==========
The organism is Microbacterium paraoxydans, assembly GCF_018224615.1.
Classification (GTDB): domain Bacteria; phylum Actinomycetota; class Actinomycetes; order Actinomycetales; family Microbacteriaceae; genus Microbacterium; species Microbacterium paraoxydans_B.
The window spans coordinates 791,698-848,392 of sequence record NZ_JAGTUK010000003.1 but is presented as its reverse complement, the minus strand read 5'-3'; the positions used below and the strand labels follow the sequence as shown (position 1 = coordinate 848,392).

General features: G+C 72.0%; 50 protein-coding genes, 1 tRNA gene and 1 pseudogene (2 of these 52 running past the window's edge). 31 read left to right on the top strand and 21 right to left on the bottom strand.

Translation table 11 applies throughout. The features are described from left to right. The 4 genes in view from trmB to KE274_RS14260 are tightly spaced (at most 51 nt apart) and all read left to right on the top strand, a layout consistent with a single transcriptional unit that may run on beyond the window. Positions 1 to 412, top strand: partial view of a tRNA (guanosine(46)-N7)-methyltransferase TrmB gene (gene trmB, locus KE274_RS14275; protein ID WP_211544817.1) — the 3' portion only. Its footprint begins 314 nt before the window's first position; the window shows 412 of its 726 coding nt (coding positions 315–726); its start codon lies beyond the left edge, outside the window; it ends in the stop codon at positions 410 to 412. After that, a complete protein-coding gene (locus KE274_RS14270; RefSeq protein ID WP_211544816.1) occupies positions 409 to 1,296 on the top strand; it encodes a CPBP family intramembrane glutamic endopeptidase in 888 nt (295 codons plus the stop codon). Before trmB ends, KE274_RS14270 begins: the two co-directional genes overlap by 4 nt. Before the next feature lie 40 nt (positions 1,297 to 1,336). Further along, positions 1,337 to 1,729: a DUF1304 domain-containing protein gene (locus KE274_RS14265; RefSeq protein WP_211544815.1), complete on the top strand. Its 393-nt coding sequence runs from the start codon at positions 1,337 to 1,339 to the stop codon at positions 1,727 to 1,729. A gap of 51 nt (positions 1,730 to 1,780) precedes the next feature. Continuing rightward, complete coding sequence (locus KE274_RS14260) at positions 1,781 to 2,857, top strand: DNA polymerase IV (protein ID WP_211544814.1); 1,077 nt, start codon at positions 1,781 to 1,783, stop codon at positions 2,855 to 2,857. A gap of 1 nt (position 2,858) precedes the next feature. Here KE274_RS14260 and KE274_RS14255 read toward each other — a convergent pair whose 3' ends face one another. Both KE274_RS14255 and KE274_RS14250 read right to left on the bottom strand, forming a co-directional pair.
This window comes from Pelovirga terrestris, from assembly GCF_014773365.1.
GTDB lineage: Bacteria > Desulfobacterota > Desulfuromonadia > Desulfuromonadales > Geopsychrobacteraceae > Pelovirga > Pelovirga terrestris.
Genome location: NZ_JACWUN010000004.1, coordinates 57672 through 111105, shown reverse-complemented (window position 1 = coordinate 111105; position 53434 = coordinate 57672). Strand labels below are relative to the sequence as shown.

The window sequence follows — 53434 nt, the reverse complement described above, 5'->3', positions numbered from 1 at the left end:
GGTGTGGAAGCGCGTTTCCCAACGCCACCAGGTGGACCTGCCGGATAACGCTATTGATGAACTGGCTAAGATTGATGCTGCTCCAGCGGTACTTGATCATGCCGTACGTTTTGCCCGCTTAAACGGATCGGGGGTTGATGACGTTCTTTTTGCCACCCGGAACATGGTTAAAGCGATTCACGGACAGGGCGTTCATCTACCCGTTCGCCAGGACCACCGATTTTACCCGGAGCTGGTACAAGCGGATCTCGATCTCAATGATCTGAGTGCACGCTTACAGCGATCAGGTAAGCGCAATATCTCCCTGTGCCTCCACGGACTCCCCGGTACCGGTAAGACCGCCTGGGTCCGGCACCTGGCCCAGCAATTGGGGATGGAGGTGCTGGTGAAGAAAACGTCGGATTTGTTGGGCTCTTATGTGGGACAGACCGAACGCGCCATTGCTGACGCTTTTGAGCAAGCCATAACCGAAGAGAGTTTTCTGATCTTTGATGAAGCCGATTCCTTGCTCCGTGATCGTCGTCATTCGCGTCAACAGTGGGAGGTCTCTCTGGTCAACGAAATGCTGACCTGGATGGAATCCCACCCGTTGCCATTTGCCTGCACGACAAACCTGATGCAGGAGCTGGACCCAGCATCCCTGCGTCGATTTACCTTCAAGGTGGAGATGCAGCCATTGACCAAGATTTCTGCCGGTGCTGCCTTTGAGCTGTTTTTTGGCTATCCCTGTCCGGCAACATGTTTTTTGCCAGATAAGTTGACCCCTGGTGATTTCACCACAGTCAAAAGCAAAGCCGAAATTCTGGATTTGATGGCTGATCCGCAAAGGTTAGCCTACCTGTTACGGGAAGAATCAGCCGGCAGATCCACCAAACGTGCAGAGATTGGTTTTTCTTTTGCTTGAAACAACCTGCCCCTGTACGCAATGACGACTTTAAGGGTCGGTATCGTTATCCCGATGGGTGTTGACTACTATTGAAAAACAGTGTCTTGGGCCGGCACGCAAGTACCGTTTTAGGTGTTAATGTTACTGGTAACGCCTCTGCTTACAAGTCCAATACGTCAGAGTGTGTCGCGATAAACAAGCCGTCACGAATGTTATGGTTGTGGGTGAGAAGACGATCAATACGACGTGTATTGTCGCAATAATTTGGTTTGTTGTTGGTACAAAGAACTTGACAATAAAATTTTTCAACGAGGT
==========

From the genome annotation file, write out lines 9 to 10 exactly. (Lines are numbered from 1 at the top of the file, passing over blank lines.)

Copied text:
The window sequence follows — 53434 nt, the reverse complement described above, 5'->3', positions numbered from 1 at the left end:
GGTGTGGAAGCGCGTTTCCCAACGCCACCAGGTGGACCTGCCGGATAACGCTATTGATGAACTGGCTAAGATTGATGCTGCTCCAGCGGTACTTGATCATGCCGTACGTTTTGCCCGCTTAAACGGATCGGGGGTTGATGACGTTCTTTTTGCCACCCGGAACATGGTTAAAGCGATTCACGGACAGGGCGTTCATCTACCCGTTCGCCAGGACCACCGATTTTACCCGGAGCTGGTACAAGCGGATCTCGATCTCAATGATCTGAGTGCACGCTTACAGCGATCAGGTAAGCGCAATATCTCCCTGTGCCTCCACGGACTCCCCGGTACCGGTAAGACCGCCTGGGTCCGGCACCTGGCCCAGCAATTGGGGATGGAGGTGCTGGTGAAGAAAACGTCGGATTTGTTGGGCTCTTATGTGGGACAGACCGAACGCGCCATTGCTGACGCTTTTGAGCAAGCCATAACCGAAGAGAGTTTTCTGATCTTTGATGAAGCCGATTCCTTGCTCCGTGATCGTCGTCATTCGCGTCAACAGTGGGAGGTCTCTCTGGTCAACGAAATGCTGACCTGGATGGAATCCCACCCGTTGCCATTTGCCTGCACGACAAACCTGATGCAGGAGCTGGACCCAGCATCCCTGCGTCGATTTACCTTCAAGGTGGAGATGCAGCCATTGACCAAGATTTCTGCCGGTGCTGCCTTTGAGCTGTTTTTTGGCTATCCCTGTCCGGCAACATGTTTTTTGCCAGATAAGTTGACCCCTGGTGATTTCACCACAGTCAAAAGCAAAGCCGAAATTCTGGATTTGATGGCTGATCCGCAAAGGTTAGCCTACCTGTTACGGGAAGAATCAGCCGGCAGATCCACCAAACGTGCAGAGATTGGTTTTTCTTTTGCTTGAAACAACCTGCCCCTGTACGCAATGACGACTTTAAGGGTCGGTATCGTTATCCCGATGGGTGTTGACTACTATTGAAAAACAGTGTCTTGGGCCGGCACGCAAGTACCGTTTTAGGTGTTAATGTTACTGGTAACGCCTCTGCTTACAAGTCCAATACGTCAGAGTGTGTCGCGATAAACAAGCCGTCACGAATGTTATGGTTGTGGGTGAGAAGACGATCAATACGACGTGTATTGTCGCAATAATTTGGTTTGTTGTTGGTACAAAGAACTTGACAATAAAATTTTTCAACGAGGT